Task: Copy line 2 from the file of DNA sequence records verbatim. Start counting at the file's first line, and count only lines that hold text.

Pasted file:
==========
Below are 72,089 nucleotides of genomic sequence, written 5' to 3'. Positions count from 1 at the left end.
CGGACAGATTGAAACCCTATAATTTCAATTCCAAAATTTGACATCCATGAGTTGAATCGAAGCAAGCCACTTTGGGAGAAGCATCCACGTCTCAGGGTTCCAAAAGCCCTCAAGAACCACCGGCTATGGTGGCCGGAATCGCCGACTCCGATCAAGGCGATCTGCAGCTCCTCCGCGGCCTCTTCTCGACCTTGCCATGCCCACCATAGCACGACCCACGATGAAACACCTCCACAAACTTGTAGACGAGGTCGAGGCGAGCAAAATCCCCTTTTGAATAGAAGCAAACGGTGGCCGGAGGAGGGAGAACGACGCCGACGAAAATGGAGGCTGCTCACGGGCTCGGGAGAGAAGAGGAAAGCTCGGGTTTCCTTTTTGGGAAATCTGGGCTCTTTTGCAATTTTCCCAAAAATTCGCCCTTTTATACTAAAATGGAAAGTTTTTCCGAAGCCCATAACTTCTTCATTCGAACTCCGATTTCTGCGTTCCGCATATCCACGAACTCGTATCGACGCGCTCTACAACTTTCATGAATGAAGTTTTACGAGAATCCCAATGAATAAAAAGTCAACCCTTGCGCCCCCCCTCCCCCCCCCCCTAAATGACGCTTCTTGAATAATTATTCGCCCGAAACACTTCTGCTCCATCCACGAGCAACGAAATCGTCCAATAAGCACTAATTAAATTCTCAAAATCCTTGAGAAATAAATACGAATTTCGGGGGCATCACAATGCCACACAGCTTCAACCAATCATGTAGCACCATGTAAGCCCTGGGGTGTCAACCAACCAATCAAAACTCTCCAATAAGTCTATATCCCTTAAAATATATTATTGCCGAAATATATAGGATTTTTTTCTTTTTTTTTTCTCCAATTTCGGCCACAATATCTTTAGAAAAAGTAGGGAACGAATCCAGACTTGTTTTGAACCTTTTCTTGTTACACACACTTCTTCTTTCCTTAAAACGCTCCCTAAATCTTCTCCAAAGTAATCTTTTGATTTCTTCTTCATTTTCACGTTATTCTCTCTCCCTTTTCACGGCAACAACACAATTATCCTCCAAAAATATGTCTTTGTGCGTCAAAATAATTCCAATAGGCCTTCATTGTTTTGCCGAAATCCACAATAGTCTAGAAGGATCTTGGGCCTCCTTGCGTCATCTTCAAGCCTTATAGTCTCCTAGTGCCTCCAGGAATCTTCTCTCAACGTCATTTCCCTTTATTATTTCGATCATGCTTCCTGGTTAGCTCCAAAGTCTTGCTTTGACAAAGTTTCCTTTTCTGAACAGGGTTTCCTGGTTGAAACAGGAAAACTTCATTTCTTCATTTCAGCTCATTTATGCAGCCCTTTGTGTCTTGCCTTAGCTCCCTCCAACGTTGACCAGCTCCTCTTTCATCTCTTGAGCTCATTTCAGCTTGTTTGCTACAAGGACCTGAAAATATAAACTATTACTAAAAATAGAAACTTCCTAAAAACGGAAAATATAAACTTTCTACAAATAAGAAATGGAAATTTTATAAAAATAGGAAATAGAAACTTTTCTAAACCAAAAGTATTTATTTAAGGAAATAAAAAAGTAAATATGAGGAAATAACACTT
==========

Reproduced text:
CGGACAGATTGAAACCCTATAATTTCAATTCCAAAATTTGACATCCATGAGTTGAATCGAAGCAAGCCACTTTGGGAGAAGCATCCACGTCTCAGGGTTCCAAAAGCCCTCAAGAACCACCGGCTATGGTGGCCGGAATCGCCGACTCCGATCAAGGCGATCTGCAGCTCCTCCGCGGCCTCTTCTCGACCTTGCCATGCCCACCATAGCACGACCCACGATGAAACACCTCCACAAACTTGTAGACGAGGTCGAGGCGAGCAAAATCCCCTTTTGAATAGAAGCAAACGGTGGCCGGAGGAGGGAGAACGACGCCGACGAAAATGGAGGCTGCTCACGGGCTCGGGAGAGAAGAGGAAAGCTCGGGTTTCCTTTTTGGGAAATCTGGGCTCTTTTGCAATTTTCCCAAAAATTCGCCCTTTTATACTAAAATGGAAAGTTTTTCCGAAGCCCATAACTTCTTCATTCGAACTCCGATTTCTGCGTTCCGCATATCCACGAACTCGTATCGACGCGCTCTACAACTTTCATGAATGAAGTTTTACGAGAATCCCAATGAATAAAAAGTCAACCCTTGCGCCCCCCCTCCCCCCCCCCCTAAATGACGCTTCTTGAATAATTATTCGCCCGAAACACTTCTGCTCCATCCACGAGCAACGAAATCGTCCAATAAGCACTAATTAAATTCTCAAAATCCTTGAGAAATAAATACGAATTTCGGGGGCATCACAATGCCACACAGCTTCAACCAATCATGTAGCACCATGTAAGCCCTGGGGTGTCAACCAACCAATCAAAACTCTCCAATAAGTCTATATCCCTTAAAATATATTATTGCCGAAATATATAGGATTTTTTTCTTTTTTTTTTCTCCAATTTCGGCCACAATATCTTTAGAAAAAGTAGGGAACGAATCCAGACTTGTTTTGAACCTTTTCTTGTTACACACACTTCTTCTTTCCTTAAAACGCTCCCTAAATCTTCTCCAAAGTAATCTTTTGATTTCTTCTTCATTTTCACGTTATTCTCTCTCCCTTTTCACGGCAACAACACAATTATCCTCCAAAAATATGTCTTTGTGCGTCAAAATAATTCCAATAGGCCTTCATTGTTTTGCCGAAATCCACAATAGTCTAGAAGGATCTTGGGCCTCCTTGCGTCATCTTCAAGCCTTATAGTCTCCTAGTGCCTCCAGGAATCTTCTCTCAACGTCATTTCCCTTTATTATTTCGATCATGCTTCCTGGTTAGCTCCAAAGTCTTGCTTTGACAAAGTTTCCTTTTCTGAACAGGGTTTCCTGGTTGAAACAGGAAAACTTCATTTCTTCATTTCAGCTCATTTATGCAGCCCTTTGTGTCTTGCCTTAGCTCCCTCCAACGTTGACCAGCTCCTCTTTCATCTCTTGAGCTCATTTCAGCTTGTTTGCTACAAGGACCTGAAAATATAAACTATTACTAAAAATAGAAACTTCCTAAAAACGGAAAATATAAACTTTCTACAAATAAGAAATGGAAATTTTATAAAAATAGGAAATAGAAACTTTTCTAAACCAAAAGTATTTATTTAAGGAAATAAAAAAGTAAATATGAGGAAATAACACTT